“Your body was made from the STUFF of the STARS, you’re a CHILD of GALAXIES dreaming….”
This beautifully presented picturebook celebrates the wonder and mystery of existence by encouraging us to slow down, attend to what is around us and consider deeper meanings. Nuto’s lyrical verse text introduces some of life’s biggest questions in an appealing and accessible way, and Ager’s bright, bold illustrations encourage joyful immersion as they dance from page to page.
Throughout the book, words and pictures work together to enable readers to explore complex ideas at their own level and pace, prompting reflection, discussion and growth. Death (referred to as ‘the mysterious morning’) is given two full spreads in what has to be one of the most upbeat approaches to the subject in a picturebook, and children’s doubts and anxieties are acknowledged as a natural part of life and placed in a wider context that brims with hope and optimism.
Nuto takes a philosophical rather than a religious approach, but plenty of space is left for wondering about the why and the what next. As the text observes, when you’re “heading nowhere at all on a life-giving ball, you can only suppose there’s a purpose,” and while some religiously-observant families may be uncomfortable with the content, others will welcome the chance to talk about their faith in this context.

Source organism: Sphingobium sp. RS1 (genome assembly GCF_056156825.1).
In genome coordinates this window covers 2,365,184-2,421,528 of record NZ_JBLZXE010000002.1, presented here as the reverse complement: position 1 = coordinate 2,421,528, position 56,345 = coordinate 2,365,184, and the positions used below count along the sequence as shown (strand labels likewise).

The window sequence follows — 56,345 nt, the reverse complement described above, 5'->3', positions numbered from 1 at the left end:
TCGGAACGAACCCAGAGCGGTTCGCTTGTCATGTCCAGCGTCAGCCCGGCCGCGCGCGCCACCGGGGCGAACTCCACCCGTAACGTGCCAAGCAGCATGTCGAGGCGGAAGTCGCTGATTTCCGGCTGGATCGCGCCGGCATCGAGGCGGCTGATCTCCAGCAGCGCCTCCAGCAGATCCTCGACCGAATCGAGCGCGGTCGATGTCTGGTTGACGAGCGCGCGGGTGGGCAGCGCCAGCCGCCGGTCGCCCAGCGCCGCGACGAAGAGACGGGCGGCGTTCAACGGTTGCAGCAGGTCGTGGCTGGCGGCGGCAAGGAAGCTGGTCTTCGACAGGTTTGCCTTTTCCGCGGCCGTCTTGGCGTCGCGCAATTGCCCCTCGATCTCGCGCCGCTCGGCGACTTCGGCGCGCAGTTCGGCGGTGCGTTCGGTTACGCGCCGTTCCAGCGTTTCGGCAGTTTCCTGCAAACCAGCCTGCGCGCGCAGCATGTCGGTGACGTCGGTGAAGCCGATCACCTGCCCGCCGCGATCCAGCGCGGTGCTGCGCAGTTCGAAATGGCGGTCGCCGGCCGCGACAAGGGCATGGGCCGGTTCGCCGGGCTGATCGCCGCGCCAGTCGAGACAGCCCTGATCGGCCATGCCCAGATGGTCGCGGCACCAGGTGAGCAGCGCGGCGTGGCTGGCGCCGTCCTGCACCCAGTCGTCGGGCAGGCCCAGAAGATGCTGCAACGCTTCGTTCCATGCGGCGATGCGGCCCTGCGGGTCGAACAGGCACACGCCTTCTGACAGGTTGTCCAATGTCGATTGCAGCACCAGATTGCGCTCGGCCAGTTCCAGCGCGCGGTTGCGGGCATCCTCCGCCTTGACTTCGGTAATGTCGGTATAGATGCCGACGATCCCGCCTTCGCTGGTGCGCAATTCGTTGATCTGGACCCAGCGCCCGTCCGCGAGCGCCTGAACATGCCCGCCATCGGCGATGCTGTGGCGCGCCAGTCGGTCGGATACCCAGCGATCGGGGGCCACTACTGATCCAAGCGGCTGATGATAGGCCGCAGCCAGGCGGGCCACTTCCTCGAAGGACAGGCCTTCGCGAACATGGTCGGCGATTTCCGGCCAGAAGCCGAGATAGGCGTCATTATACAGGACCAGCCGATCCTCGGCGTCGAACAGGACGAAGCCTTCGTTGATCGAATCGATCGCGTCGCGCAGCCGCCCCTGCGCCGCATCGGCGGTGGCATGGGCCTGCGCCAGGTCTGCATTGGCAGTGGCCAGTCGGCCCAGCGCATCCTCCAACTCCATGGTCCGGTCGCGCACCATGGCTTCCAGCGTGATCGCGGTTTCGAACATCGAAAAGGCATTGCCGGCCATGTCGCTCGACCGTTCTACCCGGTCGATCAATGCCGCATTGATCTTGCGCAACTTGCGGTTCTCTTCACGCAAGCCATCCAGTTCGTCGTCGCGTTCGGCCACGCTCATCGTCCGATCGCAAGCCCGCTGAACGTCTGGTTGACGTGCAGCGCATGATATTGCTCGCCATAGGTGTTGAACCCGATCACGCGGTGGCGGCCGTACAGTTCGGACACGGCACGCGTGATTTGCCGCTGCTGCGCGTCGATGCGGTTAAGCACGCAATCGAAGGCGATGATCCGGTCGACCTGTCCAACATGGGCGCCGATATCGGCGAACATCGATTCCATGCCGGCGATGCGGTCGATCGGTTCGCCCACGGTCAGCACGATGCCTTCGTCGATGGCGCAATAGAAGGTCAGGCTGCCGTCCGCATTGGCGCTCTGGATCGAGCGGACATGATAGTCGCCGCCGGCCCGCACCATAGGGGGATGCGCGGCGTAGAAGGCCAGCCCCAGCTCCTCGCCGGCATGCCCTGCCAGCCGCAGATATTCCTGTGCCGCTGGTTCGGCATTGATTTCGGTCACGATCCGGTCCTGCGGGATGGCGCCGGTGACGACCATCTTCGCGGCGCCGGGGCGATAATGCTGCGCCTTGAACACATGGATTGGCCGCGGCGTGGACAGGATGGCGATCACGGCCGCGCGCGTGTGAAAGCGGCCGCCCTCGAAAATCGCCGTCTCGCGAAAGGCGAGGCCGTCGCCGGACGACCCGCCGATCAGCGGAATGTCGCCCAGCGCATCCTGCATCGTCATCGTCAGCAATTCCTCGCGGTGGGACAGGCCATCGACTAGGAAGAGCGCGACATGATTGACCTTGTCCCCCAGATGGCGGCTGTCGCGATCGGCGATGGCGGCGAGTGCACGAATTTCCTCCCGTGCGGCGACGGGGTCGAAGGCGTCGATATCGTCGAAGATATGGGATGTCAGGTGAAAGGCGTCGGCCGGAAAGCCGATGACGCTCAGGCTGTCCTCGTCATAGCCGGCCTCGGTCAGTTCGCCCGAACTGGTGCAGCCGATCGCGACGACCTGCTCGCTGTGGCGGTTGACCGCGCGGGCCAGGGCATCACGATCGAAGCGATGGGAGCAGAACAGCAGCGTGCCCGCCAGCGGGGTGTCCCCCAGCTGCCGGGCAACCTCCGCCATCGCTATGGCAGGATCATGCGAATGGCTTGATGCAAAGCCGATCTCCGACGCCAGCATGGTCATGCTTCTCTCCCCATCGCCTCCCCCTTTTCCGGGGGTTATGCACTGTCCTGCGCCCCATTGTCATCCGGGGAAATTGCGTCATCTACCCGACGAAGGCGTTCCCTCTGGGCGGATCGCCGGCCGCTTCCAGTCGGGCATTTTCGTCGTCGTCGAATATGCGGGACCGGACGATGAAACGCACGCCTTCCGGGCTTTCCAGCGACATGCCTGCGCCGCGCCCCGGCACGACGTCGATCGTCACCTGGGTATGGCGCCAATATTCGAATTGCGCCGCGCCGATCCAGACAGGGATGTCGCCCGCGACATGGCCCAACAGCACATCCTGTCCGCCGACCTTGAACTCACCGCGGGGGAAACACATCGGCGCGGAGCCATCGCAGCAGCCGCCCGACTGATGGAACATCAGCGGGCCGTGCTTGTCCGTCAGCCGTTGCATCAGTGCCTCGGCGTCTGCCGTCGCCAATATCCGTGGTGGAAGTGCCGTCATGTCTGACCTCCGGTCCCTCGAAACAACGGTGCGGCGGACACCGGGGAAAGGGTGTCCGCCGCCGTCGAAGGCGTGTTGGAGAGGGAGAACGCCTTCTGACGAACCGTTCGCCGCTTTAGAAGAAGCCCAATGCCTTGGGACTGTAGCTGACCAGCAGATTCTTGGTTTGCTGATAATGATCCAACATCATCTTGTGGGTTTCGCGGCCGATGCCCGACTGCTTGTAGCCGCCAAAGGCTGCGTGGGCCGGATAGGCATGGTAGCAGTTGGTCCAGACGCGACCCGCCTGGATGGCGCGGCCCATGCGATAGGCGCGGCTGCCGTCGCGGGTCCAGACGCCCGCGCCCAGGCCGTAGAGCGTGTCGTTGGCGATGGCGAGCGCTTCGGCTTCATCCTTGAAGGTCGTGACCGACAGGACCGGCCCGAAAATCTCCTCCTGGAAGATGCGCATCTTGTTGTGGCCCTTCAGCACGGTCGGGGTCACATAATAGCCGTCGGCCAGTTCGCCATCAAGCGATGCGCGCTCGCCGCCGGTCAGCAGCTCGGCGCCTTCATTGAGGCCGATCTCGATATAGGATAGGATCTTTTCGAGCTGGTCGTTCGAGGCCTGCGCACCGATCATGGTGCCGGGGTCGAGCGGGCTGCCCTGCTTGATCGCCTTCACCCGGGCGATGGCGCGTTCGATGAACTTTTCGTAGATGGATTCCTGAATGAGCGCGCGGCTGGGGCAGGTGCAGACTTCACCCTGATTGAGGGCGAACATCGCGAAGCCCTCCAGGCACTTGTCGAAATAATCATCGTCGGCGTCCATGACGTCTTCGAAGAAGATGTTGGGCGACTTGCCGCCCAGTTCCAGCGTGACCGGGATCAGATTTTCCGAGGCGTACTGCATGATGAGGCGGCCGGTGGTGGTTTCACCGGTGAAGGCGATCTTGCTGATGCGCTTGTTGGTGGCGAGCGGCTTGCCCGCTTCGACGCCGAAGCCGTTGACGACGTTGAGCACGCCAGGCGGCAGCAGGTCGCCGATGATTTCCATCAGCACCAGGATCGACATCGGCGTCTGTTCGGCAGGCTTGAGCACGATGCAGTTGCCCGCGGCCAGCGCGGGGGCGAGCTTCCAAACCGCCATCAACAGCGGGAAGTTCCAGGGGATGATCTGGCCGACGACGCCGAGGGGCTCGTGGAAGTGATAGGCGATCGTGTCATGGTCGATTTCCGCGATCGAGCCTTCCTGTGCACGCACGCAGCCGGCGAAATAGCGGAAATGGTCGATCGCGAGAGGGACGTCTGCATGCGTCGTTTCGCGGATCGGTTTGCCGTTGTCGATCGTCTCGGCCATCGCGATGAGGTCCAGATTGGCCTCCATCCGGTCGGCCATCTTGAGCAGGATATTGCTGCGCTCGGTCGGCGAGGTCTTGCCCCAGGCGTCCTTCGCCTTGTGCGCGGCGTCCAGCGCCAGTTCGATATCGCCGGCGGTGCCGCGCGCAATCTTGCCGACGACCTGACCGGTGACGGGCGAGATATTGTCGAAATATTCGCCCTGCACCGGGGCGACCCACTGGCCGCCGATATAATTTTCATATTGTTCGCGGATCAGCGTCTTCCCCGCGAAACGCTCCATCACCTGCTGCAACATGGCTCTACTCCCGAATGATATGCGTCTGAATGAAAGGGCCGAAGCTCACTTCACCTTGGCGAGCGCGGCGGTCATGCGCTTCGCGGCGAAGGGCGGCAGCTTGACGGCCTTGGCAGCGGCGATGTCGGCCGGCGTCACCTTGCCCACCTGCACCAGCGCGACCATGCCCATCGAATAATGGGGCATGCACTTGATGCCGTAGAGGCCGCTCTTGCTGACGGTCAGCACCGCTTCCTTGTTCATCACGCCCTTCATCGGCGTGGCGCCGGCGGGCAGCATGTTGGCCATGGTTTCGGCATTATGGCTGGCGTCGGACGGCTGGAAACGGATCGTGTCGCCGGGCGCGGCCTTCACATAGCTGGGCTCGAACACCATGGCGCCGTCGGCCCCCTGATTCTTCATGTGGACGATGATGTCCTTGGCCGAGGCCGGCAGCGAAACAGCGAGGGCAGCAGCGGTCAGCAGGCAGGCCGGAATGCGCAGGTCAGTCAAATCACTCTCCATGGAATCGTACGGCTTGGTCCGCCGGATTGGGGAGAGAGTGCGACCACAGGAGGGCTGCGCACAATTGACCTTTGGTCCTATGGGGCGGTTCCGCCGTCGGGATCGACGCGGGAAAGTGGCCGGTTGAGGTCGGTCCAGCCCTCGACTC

This is Ager’s debut picturebook and her illustrations are a delight. Spreads are varied in mood and palette, but a sense of playful sincerity is apparent throughout, and there is a confident approach to colour and composition.
The visually-appealing hand-lettered font includes regular capitalization which can feel a little intrusive (although it may help younger readers to feel the beat) and there are moments when Nuto’s verse doesn’t flow as naturally as it might. Overall it’s a winner, though – the poetic approach helps readers to think differently and encourages visual and emotional responses.
Child of Galaxies was first published following a successful Kickstarter Campaign which raised £15,000 and sold 500 books. Families from diverse backgrounds are depicted throughout, and a wheelchair-user is shown enjoying a visit to a gallery with her family.